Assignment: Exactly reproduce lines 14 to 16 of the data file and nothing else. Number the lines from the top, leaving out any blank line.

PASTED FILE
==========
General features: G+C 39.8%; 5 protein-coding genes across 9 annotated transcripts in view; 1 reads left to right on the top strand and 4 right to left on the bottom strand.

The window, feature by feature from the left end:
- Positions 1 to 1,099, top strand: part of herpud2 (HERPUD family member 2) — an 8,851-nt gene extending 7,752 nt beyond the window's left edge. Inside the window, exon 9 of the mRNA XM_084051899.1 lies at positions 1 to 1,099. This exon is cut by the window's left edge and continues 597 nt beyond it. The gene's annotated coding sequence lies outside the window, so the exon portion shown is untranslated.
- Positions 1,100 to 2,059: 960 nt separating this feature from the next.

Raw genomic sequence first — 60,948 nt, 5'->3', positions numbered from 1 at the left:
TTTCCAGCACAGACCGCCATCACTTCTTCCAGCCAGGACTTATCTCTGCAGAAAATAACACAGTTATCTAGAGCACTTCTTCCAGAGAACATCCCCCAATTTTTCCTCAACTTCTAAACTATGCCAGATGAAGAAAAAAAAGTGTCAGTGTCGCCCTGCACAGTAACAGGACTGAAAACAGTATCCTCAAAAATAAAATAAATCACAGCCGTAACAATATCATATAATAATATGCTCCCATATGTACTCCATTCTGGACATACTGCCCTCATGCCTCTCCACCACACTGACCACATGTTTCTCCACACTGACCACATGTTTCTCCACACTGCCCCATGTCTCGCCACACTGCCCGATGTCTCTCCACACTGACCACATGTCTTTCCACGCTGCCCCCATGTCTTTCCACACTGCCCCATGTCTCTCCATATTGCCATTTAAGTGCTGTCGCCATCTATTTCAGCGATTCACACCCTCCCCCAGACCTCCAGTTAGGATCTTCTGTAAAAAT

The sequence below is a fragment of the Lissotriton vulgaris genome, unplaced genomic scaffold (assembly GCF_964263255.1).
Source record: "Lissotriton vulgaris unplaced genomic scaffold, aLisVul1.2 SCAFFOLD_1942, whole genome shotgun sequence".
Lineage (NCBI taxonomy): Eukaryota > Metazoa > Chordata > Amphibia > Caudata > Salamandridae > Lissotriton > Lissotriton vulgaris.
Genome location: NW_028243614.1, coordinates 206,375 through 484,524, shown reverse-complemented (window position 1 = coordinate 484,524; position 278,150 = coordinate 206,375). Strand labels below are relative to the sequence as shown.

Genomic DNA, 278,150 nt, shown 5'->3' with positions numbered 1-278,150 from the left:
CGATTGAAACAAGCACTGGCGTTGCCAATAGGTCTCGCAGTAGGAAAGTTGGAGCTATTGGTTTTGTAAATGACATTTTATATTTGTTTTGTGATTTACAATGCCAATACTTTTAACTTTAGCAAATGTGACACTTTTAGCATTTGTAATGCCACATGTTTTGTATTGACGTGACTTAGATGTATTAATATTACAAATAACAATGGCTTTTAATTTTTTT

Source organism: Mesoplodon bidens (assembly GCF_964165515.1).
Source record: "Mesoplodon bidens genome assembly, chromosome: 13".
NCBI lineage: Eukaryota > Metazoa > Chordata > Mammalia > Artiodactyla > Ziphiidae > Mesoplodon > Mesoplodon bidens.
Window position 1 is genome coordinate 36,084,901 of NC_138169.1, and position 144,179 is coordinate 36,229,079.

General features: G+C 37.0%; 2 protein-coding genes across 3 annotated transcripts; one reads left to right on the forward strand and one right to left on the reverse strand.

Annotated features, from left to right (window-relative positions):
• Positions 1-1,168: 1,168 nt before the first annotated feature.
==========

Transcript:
Source record: "Mesoplodon bidens genome assembly, chromosome: 13".
NCBI lineage: Eukaryota > Metazoa > Chordata > Mammalia > Artiodactyla > Ziphiidae > Mesoplodon > Mesoplodon bidens.
Window position 1 is genome coordinate 36,084,901 of NC_138169.1, and position 144,179 is coordinate 36,229,079.